A few thoughts about where we are now that some of the
dust has settled following the passage of "seasoning" requirements to uplist to
major exchanges after a reverse merger with a reporting shell. If you are
thinking about a strategy to deal with the changes, get in touch! But here are
some real big picture thoughts. This is not the end of companies going public
through means other than IPOs. We simply have to adjust our thinking to the new
regime. For example:
1. Many companies complete reverse mergers with no intention
of uplisting to a major exchange for a few years. Some are not ready in their
life cycle, or want to "get used to" being a public company without all the
additional governance and other restrictions of a major exchange. Seasoning
will not affect these companies since that is exactly what they seek to do.
2. Larger companies that are either a bit too small for
an IPO or otherwise prefer the benefits and greater certainty of a reverse
merger also should be fine so long as they are comfortable that when they seek
to uplist they should be able to attract a $40 million public offering from an
underwriting firm. These are also exempt from seasoning.
3. Some companies will seek a good sized public financing
onto the OTC Bulletin Board while seasoning. Others may see what will portend
in the new BX Venture Exchange, or even on the BATS Exchange, neither of which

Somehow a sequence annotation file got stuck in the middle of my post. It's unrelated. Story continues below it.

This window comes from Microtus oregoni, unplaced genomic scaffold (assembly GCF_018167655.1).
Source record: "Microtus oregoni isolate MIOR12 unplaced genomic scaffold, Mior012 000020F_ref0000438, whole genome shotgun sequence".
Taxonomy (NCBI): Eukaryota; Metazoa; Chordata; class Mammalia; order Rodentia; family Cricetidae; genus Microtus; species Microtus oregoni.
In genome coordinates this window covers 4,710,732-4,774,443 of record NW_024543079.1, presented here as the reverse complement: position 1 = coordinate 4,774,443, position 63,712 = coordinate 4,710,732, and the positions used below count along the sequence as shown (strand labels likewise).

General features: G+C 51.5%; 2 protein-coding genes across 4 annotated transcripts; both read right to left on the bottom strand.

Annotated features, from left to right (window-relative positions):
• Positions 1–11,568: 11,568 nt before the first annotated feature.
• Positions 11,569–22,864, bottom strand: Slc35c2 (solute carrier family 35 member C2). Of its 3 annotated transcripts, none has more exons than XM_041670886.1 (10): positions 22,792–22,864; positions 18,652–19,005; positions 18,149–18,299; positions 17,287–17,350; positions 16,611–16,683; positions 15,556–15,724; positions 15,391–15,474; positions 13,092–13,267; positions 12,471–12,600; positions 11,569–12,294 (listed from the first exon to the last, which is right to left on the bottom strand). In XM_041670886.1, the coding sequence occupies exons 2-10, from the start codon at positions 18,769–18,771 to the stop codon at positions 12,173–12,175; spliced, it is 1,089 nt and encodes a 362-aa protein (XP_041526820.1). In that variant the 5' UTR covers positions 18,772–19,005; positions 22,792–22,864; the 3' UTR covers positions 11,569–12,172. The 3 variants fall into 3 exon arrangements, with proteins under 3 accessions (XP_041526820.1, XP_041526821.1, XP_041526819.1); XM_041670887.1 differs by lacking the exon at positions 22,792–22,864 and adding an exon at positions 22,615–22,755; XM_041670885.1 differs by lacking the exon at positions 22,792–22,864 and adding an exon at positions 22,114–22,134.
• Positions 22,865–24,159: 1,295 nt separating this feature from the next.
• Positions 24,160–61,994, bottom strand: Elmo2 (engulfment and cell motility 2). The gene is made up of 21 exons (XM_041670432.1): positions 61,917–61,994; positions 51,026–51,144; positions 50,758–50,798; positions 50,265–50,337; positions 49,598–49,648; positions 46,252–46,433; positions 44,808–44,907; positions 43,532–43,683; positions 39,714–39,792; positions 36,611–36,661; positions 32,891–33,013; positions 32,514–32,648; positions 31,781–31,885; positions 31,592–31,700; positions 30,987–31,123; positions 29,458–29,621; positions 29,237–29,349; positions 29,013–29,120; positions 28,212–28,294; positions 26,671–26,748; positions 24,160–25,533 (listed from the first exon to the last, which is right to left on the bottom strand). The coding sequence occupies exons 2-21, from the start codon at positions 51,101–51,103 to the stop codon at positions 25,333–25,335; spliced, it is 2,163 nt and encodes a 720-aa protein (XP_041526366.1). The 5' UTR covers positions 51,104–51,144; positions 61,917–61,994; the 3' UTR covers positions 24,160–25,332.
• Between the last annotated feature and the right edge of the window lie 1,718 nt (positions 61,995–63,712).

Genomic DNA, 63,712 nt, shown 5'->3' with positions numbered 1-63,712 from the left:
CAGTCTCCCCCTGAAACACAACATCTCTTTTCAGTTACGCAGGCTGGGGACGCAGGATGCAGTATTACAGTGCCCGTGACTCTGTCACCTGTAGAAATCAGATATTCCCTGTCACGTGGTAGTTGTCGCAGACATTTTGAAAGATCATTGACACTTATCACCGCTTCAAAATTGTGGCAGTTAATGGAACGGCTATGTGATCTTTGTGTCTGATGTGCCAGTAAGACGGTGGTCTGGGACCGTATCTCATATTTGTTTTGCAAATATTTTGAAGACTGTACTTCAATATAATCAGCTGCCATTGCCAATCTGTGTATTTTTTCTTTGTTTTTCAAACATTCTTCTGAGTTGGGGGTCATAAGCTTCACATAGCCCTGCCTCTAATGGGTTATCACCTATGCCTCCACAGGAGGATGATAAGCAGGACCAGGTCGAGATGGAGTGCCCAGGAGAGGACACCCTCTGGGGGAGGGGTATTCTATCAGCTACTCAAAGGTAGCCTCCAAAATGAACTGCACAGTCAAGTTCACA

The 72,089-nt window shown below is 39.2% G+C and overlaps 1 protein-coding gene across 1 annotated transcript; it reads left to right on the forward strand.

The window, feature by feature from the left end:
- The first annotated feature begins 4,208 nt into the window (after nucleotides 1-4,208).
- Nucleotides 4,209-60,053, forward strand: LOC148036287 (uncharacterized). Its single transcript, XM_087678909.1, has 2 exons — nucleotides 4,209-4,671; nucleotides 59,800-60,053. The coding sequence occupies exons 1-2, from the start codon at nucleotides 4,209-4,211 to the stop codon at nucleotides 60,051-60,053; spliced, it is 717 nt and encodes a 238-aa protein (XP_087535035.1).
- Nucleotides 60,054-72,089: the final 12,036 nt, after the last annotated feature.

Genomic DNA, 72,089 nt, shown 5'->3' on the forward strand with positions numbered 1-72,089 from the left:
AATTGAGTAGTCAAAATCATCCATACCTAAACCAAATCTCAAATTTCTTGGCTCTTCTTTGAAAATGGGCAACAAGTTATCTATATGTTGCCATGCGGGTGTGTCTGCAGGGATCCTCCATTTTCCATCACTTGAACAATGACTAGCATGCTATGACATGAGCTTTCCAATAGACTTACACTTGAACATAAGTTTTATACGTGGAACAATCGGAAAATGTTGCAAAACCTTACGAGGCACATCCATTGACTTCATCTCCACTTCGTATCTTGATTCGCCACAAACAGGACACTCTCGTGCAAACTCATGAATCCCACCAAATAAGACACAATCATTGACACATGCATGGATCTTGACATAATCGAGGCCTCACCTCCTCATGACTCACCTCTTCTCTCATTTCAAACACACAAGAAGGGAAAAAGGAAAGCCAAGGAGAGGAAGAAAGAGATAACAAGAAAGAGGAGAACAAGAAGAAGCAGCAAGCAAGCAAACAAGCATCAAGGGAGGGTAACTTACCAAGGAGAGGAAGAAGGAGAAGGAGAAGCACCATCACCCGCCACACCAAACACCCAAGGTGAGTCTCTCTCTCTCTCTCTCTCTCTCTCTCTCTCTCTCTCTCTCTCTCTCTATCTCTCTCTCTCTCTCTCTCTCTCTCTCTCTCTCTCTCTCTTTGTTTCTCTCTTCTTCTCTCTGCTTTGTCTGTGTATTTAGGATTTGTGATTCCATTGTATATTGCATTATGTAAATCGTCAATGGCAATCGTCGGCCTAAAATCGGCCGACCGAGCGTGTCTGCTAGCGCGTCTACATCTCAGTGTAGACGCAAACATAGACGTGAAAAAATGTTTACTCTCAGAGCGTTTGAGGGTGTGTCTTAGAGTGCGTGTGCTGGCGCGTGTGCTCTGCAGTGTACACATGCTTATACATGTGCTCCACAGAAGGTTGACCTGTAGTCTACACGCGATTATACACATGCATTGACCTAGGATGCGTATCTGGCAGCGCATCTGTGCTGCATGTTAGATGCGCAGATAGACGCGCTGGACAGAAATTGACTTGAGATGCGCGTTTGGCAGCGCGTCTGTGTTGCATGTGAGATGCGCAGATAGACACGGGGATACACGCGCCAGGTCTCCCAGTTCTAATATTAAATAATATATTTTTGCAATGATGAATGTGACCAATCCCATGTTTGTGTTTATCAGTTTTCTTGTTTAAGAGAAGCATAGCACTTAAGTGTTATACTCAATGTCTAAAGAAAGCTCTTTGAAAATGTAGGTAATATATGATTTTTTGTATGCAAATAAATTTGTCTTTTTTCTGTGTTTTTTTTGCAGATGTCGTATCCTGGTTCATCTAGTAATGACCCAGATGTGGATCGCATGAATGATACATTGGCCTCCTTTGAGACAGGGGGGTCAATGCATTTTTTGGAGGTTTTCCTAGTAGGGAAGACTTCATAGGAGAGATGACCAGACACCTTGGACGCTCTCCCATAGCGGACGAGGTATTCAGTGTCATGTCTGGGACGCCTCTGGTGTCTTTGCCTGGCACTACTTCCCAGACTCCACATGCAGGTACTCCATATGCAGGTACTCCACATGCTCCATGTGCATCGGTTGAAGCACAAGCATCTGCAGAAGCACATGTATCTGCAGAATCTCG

currently have any seasoning restrictions. Take a look at these gang.
4. More and more companies are talking to us about a
self-filing. Here you take your own company public through a Form 10 or S-1
filing which may follow or be concurrent with a financing. The key there is
being able to finance yourself, or not need financing, during the time it will
take to get the SEC filing approved, which could be a number of months longer
than a reverse merger. But in many situations a shell and reverse
merger simply are not necessary.
5. The fight is not over. The attendees at the SEC's
annual forum on small business capital formation approved a recommendation to
the SEC to exempt from seasoning any company whose key disclosure in an SEC
filing was reviewed and fully approved by the SEC. This would help OTC
Bulletin Board SPACs that were (in a surprise to all) not exempted from
seasoning like SPACs traded on higher exchanges were. This would also help any
reverse merger company whose "super" Form 8-K is reviewed by the staff (all of
them have been recently). Will anything come of this? Don't know but in the
SPAC world at least some major players like Citigroup, Deutsche Bank and others
are very active and do not wish to lose this part of their livelihood.
So while the deck chairs (think on a modern cruise
ship rather than the more common "Titanic" reference) are shifting, as they do
each time the SEC acts in this area, there's still quite a bit of ocean sun to
enjoy and share.
For additional insights on reverse mergers,
SPACs, other alternatives to traditional initial public offerings, the small
and microcap markets and the economy, visit the Reverse Merger and
SPAC Blog by David N. Feldman, Esq., Partner of Richardson &
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